In 2017, Trump drafted new rules under an Executive Order that for-profit groups were officially exempt. The State of Pennsylvania, including several other states with their individual contraceptive mandates, challenged the government under the Equal Protection Clause. Despite, this, SCOTUS upheld Trump’s attack on contraceptives in the recent case Little Sisters of the Poor Saint Peters and Paul Home v. Pennsylvania. The Little Sisters of the Poor are a Catholic organization that provides homes for low-income elderly individuals. The nuns who run the organization are against contraception and abortion. Regardless of their religious rights, organizations and businesses should not have a say in what medication their employees are taking. It’s simply not their business. Now that SCOTUS has furthered these dubious exemptions, it will be easier for conservative businesses to regulate their female employees’ access to birth control under “moral” reasons. By revoking access to birth control, bosses are directly harming the lives of women. Contraceptives directly save female lives.

Bosses have no business deciding what happens in their employee’s private life, including what medication they are taking.

Birth control pills have a wide variety of different usages besides preventing pregnancies. Many women are prescribed birth control to regulate their menstrual cycles. Nearly 30% of women on birth control pills take them to make their periods less painful. Combination/multi-hormone pills also can prevent uterine and ovarian cancer. It can help reduce the effects of menstrual migraines, control endometriosis, and regulate PMS and PMDD, a severe form of PMS, symptoms. By upholding Trump’s mandate, many women will no longer have access to the medication that keeps them alive, especially poor women and women of color who cannot afford to pay for birth control out of pocket.

Just recently, SCOTUS also ruled that employers can’t discriminate against LGBTQ+ workers based on religious beliefs. Employers shouldn’t be able to decide the fate of women’s health and lives either.  Birth control shouldn’t be politicized. It’s necessary, preventative healthcare. The companies that are refusing to use company health insurance for contraceptives are silent on Viagra prescriptions. I’m sorry, but if your penis can’t get up, it’s probably “God’s will.” Bosses have no business deciding what happens in their employee’s private life, including what medication they are taking.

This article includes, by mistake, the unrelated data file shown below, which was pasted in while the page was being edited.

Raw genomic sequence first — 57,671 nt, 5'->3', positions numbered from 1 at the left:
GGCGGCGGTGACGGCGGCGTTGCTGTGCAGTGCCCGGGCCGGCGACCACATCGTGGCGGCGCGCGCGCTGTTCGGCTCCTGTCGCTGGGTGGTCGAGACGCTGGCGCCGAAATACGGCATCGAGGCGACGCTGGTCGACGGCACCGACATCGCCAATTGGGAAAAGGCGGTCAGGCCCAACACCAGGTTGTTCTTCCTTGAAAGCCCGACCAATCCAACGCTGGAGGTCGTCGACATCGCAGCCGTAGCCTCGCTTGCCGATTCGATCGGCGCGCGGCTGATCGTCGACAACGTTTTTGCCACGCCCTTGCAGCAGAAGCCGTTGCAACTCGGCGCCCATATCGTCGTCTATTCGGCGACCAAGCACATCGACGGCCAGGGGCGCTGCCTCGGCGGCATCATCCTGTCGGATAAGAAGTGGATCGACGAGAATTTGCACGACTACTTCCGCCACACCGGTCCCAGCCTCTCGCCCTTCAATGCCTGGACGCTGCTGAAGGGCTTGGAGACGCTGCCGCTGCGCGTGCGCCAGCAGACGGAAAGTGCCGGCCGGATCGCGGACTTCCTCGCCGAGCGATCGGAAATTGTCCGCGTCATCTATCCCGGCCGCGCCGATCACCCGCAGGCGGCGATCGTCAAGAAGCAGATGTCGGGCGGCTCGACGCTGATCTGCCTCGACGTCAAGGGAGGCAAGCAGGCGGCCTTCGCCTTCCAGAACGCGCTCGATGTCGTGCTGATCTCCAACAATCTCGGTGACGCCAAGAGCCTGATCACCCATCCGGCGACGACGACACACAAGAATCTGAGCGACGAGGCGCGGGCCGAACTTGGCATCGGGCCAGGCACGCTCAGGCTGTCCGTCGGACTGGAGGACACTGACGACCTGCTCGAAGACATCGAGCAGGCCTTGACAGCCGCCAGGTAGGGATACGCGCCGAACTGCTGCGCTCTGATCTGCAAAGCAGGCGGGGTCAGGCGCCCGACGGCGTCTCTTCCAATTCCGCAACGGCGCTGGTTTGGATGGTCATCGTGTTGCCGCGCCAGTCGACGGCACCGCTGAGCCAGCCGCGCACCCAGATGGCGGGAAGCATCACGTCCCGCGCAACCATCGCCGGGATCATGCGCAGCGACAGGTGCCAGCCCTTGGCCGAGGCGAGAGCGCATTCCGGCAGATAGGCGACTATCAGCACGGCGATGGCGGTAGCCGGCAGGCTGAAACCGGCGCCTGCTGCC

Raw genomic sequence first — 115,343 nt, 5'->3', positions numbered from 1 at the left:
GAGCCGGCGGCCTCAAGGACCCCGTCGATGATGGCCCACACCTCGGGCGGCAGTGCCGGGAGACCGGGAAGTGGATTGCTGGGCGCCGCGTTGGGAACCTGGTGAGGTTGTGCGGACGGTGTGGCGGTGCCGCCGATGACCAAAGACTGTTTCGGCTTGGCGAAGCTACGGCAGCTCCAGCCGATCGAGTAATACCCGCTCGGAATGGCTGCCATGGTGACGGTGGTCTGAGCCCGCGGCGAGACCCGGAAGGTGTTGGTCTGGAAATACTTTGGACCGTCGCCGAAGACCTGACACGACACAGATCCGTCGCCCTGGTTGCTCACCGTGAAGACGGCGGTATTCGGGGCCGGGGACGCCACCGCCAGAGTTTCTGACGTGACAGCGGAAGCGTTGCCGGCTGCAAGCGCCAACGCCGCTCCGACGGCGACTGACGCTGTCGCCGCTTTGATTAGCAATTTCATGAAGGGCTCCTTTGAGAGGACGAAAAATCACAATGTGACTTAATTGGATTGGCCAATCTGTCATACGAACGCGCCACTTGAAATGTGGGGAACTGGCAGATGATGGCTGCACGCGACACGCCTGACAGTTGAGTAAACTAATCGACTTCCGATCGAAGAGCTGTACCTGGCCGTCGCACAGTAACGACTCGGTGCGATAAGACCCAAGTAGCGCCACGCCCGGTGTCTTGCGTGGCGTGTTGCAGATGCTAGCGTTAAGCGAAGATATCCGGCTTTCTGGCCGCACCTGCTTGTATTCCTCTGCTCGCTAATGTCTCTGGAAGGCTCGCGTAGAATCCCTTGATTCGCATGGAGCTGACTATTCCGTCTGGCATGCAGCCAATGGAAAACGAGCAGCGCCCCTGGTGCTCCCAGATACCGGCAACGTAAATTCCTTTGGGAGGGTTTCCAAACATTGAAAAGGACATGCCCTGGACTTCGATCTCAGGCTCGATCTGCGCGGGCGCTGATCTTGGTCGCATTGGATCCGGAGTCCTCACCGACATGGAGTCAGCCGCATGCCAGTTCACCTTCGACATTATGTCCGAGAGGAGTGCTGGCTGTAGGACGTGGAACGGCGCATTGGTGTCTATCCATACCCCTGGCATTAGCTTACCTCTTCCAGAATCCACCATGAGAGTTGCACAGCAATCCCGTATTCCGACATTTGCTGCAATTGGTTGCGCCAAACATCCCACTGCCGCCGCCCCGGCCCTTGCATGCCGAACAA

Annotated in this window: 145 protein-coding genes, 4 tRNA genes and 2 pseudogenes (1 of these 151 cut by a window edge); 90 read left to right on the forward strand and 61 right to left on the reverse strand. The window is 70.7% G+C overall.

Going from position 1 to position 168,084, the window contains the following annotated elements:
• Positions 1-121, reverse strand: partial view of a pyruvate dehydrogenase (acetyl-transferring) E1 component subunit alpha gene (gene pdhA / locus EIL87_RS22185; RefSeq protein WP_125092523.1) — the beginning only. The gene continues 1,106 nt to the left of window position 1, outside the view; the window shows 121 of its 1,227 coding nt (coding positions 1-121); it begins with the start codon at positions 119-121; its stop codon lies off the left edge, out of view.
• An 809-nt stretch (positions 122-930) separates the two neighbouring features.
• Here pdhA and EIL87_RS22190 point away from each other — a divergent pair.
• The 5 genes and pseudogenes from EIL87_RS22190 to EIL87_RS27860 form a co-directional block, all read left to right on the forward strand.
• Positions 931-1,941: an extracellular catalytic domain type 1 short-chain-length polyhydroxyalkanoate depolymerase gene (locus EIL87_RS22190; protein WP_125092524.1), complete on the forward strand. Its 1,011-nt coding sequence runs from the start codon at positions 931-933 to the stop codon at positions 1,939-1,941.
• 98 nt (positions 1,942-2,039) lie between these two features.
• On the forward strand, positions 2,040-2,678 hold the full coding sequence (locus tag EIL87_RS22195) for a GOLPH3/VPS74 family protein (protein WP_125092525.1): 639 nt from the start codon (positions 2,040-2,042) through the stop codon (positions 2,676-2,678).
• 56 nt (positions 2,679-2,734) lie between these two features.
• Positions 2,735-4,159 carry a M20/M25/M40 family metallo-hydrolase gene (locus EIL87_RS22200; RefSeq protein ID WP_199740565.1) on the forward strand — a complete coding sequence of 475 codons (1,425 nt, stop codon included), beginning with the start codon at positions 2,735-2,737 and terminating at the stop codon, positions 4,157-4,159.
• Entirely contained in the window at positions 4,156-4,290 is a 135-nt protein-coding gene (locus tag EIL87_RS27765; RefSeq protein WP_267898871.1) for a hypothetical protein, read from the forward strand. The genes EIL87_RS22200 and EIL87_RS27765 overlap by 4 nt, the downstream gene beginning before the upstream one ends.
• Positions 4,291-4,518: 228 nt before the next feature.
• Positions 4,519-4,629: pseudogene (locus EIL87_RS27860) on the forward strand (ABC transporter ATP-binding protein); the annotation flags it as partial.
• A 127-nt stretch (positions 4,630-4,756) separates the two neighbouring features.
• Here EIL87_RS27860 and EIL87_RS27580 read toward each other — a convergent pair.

Donald Trump and his administration have been attacking women’s health and the ACA the moment he stepped foot in the White House. He’s not an advocate for religious groups, he’s a tyrant who uses the guise of religious freedom to directly attack poor women of color. With Justice Ginsberg’s seat on the line, women’s health holds a terrifying future if Trump is re-elected. The government should not be pandering to the qualms of religious and conservative run businesses. Women’s healthcare is not a political tool, it’s a human right, and should be treated as such.

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Editor's Picks World News The World Inequality

Palestine is in imminent danger: here’s how you can help

The strengthening relationship between the United States and Israel has put Palestine in more danger than ever, with the Trump administration becoming increasingly invested in the ongoing conflict. The US government has publicly supported Israel’s claims to the historically contested land, drawing up a policy that will enable Israel to seize 30% of Palestinian territory.

The annexation process, initially due to start on July 1st, has been widely condemned by the international community. The backlash has temporarily stalled the process, due to Trump’s hesitation to support elements of Israel’s plans for the territory.  

If the annexation of the West Bank commences, Palestine is unlikely to survive. The proposed move signals Israel’s disregard for any sort of resolution and stands to endanger the lives of thousands of Palestinians who risk being displaced in the midst of the global COVID-19 pandemic.  

The ongoing  conflict between Palestine and Israel is one of the longest of the 21st century, spanning over 70 years. Since the formation of Israel in 1948, violence has plagued the region. Between 1947 and 1949, at least 750,000 Palestinians were displaced leading to one of the world’s worst refugee crises to date.